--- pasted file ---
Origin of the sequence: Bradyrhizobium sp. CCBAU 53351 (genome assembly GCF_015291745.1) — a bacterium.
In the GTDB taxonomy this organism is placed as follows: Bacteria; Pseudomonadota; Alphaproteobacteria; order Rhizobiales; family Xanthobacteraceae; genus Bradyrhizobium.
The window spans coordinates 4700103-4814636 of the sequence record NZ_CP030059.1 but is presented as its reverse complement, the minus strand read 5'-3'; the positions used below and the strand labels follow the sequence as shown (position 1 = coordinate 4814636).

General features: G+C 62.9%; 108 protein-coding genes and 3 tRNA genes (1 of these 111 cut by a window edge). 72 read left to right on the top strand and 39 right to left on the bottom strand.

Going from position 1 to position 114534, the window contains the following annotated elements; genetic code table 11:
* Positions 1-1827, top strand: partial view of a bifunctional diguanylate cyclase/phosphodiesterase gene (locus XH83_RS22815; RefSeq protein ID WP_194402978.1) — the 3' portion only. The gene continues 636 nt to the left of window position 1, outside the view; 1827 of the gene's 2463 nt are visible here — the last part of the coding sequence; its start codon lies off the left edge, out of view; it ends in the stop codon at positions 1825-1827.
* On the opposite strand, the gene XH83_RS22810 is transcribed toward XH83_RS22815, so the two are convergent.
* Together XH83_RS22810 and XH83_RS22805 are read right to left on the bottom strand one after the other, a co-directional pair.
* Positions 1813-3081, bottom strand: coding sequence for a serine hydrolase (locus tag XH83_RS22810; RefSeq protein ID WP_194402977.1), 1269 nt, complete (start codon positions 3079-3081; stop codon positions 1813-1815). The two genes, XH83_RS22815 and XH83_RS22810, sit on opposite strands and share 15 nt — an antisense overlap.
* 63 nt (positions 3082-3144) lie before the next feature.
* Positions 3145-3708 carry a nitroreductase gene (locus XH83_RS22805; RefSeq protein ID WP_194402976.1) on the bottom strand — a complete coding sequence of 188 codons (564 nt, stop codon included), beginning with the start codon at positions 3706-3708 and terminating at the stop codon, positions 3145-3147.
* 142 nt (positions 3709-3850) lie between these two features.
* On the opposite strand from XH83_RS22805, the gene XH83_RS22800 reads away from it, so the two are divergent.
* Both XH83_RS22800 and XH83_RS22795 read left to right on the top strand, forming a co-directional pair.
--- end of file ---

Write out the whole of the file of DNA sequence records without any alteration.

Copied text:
Origin of the sequence: Bradyrhizobium sp. CCBAU 53351 (genome assembly GCF_015291745.1) — a bacterium.
In the GTDB taxonomy this organism is placed as follows: Bacteria; Pseudomonadota; Alphaproteobacteria; order Rhizobiales; family Xanthobacteraceae; genus Bradyrhizobium.
The window spans coordinates 4700103-4814636 of the sequence record NZ_CP030059.1 but is presented as its reverse complement, the minus strand read 5'-3'; the positions used below and the strand labels follow the sequence as shown (position 1 = coordinate 4814636).

General features: G+C 62.9%; 108 protein-coding genes and 3 tRNA genes (1 of these 111 cut by a window edge). 72 read left to right on the top strand and 39 right to left on the bottom strand.

Going from position 1 to position 114534, the window contains the following annotated elements; genetic code table 11:
* Positions 1-1827, top strand: partial view of a bifunctional diguanylate cyclase/phosphodiesterase gene (locus XH83_RS22815; RefSeq protein ID WP_194402978.1) — the 3' portion only. The gene continues 636 nt to the left of window position 1, outside the view; 1827 of the gene's 2463 nt are visible here — the last part of the coding sequence; its start codon lies off the left edge, out of view; it ends in the stop codon at positions 1825-1827.
* On the opposite strand, the gene XH83_RS22810 is transcribed toward XH83_RS22815, so the two are convergent.
* Together XH83_RS22810 and XH83_RS22805 are read right to left on the bottom strand one after the other, a co-directional pair.
* Positions 1813-3081, bottom strand: coding sequence for a serine hydrolase (locus tag XH83_RS22810; RefSeq protein ID WP_194402977.1), 1269 nt, complete (start codon positions 3079-3081; stop codon positions 1813-1815). The two genes, XH83_RS22815 and XH83_RS22810, sit on opposite strands and share 15 nt — an antisense overlap.
* 63 nt (positions 3082-3144) lie before the next feature.
* Positions 3145-3708 carry a nitroreductase gene (locus XH83_RS22805; RefSeq protein ID WP_194402976.1) on the bottom strand — a complete coding sequence of 188 codons (564 nt, stop codon included), beginning with the start codon at positions 3706-3708 and terminating at the stop codon, positions 3145-3147.
* 142 nt (positions 3709-3850) lie between these two features.
* On the opposite strand from XH83_RS22805, the gene XH83_RS22800 reads away from it, so the two are divergent.
* Both XH83_RS22800 and XH83_RS22795 read left to right on the top strand, forming a co-directional pair.